Sometimes a picture is worth a thousand worthless words.


September 10, 2012 by dairycarrie

I see photos all over that are taken out of context. From animal rights activists making something out of nothing to politicians trying to make you believe what they want you to believe. If you saw this photo, what would you think is going on?


Do you see a cow being abused? Do you see something you’re not certain of but don’t like?  Do you see a photo that could be used against a farmer? What do you think this photo is showing? There is no caption to tell you what to think. The only way to understand this photo is to either know what is happening from experience or to look at what the comments on the photo have to say.

This cow is injured. She was in labor and her calf got stuck. I usually check cows in the middle of the night when I think someone is going to calve. She didn’t give me any signs she was going to calve that night so I went to bed. In the morning we found her laying on her side. Her calf was still stuck and it was dead. She was beat up and tired and I felt horrible. We helped her deliver the calf the rest of the way and we did what we could to make her better. After doing everything we could to help her she still was unable to get up. A cow that can’t get up will loose circulation to her legs and it will go down hill from there. When a cow suffers from calving paralysis, which is what it’s called when a calf puts pressure on the nerve that runs through the hips and down the leg and causes the cow to not be able to get up, it’s never a good thing. Our best option at the time was to try and lift her so that her legs could regain circulation.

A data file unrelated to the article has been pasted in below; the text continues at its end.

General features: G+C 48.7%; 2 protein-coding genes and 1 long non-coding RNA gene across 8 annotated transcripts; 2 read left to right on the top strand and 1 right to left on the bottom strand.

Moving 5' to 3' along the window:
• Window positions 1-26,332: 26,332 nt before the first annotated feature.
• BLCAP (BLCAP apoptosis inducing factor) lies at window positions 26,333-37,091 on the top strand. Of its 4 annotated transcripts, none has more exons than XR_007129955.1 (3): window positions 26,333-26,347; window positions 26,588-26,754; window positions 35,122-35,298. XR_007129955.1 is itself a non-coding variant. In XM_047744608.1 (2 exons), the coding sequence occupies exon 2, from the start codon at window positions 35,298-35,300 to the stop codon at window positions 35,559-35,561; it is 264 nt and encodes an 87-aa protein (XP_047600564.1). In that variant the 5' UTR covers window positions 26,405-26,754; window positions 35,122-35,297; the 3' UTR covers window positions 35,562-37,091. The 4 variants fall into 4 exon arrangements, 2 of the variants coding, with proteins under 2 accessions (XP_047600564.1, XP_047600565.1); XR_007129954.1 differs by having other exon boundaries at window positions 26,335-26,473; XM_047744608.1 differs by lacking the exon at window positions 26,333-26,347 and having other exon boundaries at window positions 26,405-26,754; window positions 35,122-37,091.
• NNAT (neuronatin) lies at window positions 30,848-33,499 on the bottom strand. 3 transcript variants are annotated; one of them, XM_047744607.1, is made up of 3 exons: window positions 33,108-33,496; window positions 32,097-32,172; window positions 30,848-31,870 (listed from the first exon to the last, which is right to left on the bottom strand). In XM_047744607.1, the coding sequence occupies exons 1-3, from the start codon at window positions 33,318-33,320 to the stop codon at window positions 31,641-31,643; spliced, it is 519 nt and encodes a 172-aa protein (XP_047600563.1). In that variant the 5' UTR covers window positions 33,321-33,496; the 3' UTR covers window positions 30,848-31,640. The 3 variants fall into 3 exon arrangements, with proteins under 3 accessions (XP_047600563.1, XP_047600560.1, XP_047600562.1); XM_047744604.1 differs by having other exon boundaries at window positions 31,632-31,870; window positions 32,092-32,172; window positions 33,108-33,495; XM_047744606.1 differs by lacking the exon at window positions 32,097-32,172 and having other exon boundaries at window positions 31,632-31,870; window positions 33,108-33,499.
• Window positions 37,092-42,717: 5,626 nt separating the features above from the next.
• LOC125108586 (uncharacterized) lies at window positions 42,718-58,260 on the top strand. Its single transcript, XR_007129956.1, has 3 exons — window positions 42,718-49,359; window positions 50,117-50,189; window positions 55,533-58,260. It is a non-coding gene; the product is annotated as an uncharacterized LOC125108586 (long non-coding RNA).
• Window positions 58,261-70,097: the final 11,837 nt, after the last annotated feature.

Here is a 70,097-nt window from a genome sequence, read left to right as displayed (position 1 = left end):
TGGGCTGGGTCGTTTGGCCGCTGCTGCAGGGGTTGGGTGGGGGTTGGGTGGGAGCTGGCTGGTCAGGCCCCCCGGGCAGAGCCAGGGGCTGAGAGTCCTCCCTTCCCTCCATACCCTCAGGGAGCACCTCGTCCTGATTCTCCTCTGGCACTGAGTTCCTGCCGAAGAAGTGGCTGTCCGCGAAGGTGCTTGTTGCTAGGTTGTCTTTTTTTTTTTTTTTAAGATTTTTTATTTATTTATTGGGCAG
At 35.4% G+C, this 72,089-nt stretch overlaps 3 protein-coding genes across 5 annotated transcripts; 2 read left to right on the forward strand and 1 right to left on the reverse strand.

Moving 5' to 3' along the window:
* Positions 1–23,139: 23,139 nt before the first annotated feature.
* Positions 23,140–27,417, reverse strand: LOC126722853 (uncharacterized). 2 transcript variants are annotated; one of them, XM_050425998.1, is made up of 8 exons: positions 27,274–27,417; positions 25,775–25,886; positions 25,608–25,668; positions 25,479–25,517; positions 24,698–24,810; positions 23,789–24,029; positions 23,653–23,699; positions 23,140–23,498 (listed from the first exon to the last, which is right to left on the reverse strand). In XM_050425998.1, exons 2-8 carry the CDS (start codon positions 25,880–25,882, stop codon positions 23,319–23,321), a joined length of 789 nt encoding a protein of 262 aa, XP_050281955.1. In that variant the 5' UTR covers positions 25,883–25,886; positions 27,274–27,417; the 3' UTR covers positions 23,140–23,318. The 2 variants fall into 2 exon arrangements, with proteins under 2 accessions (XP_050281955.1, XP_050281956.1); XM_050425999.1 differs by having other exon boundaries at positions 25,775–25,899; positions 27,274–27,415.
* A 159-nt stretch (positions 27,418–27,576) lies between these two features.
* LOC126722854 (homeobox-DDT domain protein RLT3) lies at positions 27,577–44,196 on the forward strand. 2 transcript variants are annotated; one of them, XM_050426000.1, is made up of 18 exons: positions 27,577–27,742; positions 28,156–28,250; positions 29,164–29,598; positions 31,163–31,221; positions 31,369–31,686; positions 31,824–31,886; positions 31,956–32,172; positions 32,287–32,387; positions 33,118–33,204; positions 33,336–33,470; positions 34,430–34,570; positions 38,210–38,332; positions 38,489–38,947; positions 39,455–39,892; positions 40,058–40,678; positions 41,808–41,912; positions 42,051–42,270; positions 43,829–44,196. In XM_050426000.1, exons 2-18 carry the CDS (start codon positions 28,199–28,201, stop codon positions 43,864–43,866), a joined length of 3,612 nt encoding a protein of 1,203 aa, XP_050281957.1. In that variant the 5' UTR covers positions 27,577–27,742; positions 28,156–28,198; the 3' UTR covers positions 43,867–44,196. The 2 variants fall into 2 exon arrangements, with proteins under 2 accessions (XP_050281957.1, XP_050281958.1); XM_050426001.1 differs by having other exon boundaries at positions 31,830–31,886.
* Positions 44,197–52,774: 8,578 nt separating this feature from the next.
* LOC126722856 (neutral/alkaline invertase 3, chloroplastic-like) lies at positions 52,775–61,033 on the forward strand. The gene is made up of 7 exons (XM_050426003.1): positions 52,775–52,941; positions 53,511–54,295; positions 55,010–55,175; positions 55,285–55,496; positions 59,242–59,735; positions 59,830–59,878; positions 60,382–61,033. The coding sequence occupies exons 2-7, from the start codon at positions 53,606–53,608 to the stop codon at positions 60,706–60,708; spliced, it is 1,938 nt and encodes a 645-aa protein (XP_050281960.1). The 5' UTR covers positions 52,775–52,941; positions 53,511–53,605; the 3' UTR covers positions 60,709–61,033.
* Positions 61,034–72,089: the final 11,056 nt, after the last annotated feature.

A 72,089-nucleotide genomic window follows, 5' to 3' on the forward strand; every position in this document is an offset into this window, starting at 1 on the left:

So how do you life a cow? a band around her middle isn’t really an option, her udder is in the way and her front half is much heavier than her back half. The float tank to lift the whole cow works sometimes but it takes time for the tank to get there and for the cow to get set up in it.  The longer she sits, the more swelling and problems have time to set in. The fastest option is to try and lift her using a device called a hip lift.

This is what the hip lift looks like. As you can see in this photo the lift is designed to go around the cows hip bones. The loop that goes around the cow’s hip bones are padded to try and make it more comfortable.


Here is the view from behind. You can see how the lift sits on the cows hips to support her weight.

So once the hip lift is on the cow we use a skid loader to lift her weight. Remember a Holstein cow weighs 1200-2000lbs. We will hold her up for 20-30 minutes allowing her to try and put weight on her leg while being supported by the hip lift and skidloader. We will also make sure that we give her an anti inflammatory before we start this to help with the swelling that can be pinching the nerve and to help with any pain she might be in. After 20-30 minutes will will lower the skid loader and allow her to either stand if she wants or lay back down. Then we will give her some time, a few hours usually and ask her to get up again on her own. If she still can’t do it we will lift her again with the hip lifts and repeat this process until she can do it on her own.

So a picture can be worth a thousand words. Please take the time to make sure the words with the photo aren’t worthless.



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28 thoughts on “Sometimes a picture is worth a thousand worthless words.

  1. Sandra S. says:

    It looked like you were giving her a massage. 🙂

  2. Jennifer says:

    Sorry to hear of your loss 🙁 Thanks for sharing information on such a hard topic.

  3. Caryl Velisek says: